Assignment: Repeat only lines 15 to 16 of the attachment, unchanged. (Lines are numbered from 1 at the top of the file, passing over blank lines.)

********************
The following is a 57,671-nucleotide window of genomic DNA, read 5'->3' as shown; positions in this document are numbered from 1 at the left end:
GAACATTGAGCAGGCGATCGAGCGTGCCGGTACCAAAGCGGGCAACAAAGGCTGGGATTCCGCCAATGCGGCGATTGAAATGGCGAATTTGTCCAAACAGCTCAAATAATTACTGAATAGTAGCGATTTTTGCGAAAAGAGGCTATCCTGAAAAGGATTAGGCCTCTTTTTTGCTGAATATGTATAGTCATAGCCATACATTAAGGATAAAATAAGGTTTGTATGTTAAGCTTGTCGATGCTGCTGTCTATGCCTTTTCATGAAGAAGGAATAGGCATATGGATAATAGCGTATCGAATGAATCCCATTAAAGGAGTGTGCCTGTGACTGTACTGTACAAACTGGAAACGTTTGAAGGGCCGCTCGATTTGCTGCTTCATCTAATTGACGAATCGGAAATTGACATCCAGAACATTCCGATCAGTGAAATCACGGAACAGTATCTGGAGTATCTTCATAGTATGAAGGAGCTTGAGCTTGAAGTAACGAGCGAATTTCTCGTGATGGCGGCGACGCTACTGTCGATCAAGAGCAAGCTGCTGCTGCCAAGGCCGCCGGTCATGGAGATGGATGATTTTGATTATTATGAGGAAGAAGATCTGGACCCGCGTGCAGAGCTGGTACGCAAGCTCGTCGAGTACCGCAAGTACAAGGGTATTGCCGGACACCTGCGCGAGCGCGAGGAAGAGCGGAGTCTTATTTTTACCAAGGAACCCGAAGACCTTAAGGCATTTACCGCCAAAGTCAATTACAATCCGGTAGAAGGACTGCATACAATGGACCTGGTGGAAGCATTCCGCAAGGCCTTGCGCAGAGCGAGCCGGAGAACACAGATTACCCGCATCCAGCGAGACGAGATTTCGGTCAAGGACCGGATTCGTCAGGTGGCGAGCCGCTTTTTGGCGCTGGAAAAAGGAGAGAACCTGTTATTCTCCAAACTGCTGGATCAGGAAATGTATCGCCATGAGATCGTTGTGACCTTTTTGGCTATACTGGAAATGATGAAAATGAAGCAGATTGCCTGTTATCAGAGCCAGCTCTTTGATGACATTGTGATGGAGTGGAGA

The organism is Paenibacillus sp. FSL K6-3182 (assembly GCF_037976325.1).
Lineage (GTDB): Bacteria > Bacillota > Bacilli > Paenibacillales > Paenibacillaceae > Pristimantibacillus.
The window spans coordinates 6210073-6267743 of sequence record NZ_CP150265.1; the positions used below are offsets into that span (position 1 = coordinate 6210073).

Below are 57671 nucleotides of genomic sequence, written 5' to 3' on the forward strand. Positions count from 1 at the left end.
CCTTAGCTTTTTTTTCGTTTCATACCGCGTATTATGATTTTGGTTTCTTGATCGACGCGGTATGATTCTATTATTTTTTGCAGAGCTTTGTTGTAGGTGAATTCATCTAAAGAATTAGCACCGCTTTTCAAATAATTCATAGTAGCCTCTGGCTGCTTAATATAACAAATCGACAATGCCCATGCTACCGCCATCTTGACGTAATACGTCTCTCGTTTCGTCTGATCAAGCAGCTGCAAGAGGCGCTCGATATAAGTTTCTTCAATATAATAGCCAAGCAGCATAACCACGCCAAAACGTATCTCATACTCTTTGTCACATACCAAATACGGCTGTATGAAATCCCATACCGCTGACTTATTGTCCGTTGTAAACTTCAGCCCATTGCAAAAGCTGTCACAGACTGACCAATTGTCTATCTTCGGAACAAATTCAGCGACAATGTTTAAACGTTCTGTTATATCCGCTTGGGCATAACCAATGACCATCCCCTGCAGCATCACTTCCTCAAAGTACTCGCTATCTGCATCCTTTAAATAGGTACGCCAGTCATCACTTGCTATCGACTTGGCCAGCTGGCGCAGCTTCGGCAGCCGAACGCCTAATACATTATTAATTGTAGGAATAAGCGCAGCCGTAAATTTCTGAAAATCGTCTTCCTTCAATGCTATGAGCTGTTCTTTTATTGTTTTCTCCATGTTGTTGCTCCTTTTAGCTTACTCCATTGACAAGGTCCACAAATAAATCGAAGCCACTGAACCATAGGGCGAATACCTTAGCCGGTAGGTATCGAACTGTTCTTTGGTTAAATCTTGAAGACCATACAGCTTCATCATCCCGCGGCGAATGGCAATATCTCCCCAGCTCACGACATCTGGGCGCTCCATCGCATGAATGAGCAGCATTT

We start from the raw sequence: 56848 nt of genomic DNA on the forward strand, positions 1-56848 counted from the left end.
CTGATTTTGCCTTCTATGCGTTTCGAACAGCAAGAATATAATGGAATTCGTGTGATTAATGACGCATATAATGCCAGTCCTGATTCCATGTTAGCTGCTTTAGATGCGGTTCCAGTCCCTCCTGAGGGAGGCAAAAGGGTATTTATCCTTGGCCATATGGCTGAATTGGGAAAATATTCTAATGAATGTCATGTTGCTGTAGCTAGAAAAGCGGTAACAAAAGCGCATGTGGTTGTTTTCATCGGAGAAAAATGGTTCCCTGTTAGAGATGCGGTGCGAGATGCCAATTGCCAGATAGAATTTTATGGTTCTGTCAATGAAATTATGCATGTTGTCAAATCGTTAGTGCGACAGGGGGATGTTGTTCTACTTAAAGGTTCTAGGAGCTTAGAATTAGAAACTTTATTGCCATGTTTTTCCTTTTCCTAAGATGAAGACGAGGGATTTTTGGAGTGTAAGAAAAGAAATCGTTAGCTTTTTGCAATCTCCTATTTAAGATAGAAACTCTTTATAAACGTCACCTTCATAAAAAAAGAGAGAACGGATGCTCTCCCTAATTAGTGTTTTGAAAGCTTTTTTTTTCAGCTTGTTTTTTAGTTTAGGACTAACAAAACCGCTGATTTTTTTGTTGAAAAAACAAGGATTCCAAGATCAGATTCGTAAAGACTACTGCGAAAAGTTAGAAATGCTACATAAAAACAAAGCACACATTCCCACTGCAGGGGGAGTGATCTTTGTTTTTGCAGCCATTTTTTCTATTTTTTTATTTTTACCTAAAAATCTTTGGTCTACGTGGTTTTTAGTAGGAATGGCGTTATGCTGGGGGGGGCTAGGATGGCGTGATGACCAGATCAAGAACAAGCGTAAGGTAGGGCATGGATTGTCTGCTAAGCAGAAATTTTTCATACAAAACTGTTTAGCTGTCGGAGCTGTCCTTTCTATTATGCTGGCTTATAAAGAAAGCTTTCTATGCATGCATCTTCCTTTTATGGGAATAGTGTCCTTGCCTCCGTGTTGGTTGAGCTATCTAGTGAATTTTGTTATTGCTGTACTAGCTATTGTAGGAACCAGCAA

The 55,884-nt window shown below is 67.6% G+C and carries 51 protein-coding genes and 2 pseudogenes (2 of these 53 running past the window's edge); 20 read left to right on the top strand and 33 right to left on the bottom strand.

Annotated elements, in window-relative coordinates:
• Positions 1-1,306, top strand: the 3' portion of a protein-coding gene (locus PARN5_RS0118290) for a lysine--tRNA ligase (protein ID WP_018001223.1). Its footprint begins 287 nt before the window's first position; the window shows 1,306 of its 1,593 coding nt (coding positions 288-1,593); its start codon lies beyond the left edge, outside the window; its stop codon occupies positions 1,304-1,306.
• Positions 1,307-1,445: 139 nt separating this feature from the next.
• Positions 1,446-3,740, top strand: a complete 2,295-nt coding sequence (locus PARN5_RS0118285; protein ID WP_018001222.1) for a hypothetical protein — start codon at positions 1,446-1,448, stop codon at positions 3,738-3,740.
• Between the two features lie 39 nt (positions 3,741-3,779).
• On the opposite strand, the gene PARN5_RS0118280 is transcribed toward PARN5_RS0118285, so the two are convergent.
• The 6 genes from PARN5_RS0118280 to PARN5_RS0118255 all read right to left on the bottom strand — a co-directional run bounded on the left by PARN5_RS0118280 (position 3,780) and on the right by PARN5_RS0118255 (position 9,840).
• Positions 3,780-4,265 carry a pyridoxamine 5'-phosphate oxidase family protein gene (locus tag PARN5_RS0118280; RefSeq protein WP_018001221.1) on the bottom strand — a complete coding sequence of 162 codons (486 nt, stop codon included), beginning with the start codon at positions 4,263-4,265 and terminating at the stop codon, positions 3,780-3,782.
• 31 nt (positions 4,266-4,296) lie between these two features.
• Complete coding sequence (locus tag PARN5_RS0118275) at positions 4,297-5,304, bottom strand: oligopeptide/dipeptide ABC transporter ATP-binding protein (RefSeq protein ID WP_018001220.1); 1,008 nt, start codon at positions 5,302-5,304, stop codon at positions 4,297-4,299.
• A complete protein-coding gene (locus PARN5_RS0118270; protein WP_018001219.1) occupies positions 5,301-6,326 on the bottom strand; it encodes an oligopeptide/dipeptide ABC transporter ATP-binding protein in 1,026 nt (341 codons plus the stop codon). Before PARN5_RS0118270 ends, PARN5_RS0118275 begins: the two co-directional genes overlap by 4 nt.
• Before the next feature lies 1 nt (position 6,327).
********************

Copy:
• Between the two features lie 39 nt (positions 3,741-3,779).
• On the opposite strand, the gene PARN5_RS0118280 is transcribed toward PARN5_RS0118285, so the two are convergent.